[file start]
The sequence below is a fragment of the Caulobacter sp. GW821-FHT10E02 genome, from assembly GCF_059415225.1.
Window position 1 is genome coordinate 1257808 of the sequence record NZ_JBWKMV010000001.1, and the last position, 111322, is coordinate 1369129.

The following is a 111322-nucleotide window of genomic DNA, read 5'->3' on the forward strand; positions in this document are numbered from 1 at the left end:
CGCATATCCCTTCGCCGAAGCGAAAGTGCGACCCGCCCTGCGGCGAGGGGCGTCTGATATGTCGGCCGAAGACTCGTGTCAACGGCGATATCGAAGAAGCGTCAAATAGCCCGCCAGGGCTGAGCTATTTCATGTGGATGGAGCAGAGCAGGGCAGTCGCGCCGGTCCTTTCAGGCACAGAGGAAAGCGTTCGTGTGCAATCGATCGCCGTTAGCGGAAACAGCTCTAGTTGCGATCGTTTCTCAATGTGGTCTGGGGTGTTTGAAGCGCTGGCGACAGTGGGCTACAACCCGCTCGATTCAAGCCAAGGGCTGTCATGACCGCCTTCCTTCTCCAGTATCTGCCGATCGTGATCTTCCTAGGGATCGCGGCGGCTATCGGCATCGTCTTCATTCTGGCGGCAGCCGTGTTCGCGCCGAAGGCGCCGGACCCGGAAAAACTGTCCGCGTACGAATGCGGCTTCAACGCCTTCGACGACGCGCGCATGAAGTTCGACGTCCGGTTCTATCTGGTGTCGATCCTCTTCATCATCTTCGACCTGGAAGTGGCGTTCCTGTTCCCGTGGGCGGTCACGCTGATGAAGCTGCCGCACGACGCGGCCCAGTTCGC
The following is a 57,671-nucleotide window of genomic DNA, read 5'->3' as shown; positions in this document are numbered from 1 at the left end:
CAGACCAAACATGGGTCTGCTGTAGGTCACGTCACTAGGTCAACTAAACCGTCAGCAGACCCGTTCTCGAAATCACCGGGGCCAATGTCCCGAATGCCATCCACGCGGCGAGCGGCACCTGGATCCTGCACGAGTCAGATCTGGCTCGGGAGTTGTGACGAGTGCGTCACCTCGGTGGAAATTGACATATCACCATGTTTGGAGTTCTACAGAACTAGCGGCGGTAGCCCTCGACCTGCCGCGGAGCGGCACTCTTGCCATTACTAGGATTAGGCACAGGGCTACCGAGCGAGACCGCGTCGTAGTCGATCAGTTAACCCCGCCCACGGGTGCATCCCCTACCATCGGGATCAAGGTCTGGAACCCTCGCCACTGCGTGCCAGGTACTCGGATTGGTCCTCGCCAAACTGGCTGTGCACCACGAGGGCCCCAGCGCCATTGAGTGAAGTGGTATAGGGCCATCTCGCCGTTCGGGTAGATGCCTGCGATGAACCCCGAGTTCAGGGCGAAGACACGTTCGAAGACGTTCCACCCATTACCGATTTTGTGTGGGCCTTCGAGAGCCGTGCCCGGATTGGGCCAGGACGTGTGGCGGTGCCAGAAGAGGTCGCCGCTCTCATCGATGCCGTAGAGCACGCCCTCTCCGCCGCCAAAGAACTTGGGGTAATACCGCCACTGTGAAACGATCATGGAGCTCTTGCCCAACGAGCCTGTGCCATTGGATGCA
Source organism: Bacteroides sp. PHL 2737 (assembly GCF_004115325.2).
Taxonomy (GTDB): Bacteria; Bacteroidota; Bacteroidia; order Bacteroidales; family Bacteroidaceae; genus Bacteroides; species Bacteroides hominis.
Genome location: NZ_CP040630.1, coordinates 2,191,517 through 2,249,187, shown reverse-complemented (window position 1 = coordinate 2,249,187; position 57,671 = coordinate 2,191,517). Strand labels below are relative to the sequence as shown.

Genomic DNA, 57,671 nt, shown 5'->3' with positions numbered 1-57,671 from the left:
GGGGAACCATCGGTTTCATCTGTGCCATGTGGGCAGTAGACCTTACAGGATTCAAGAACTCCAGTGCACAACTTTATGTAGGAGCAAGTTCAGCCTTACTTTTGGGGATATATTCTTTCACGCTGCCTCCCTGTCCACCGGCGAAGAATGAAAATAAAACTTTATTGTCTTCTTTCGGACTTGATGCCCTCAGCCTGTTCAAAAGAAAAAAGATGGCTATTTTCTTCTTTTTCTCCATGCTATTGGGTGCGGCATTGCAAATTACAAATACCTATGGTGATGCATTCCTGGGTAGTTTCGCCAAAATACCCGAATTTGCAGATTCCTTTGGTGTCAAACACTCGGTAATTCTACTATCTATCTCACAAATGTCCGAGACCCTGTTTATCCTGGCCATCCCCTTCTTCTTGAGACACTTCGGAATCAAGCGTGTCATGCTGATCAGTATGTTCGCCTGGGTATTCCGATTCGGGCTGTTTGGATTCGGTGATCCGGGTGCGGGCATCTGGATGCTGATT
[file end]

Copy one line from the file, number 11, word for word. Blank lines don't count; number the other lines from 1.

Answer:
GGGGAACCATCGGTTTCATCTGTGCCATGTGGGCAGTAGACCTTACAGGATTCAAGAACTCCAGTGCACAACTTTATGTAGGAGCAAGTTCAGCCTTACTTTTGGGGATATATTCTTTCACGCTGCCTCCCTGTCCACCGGCGAAGAATGAAAATAAAACTTTATTGTCTTCTTTCGGACTTGATGCCCTCAGCCTGTTCAAAAGAAAAAAGATGGCTATTTTCTTCTTTTTCTCCATGCTATTGGGTGCGGCATTGCAAATTACAAATACCTATGGTGATGCATTCCTGGGTAGTTTCGCCAAAATACCCGAATTTGCAGATTCCTTTGGTGTCAAACACTCGGTAATTCTACTATCTATCTCACAAATGTCCGAGACCCTGTTTATCCTGGCCATCCCCTTCTTCTTGAGACACTTCGGAATCAAGCGTGTCATGCTGATCAGTATGTTCGCCTGGGTATTCCGATTCGGGCTGTTTGGATTCGGTGATCCGGGTGCGGGCATCTGGATGCTGATT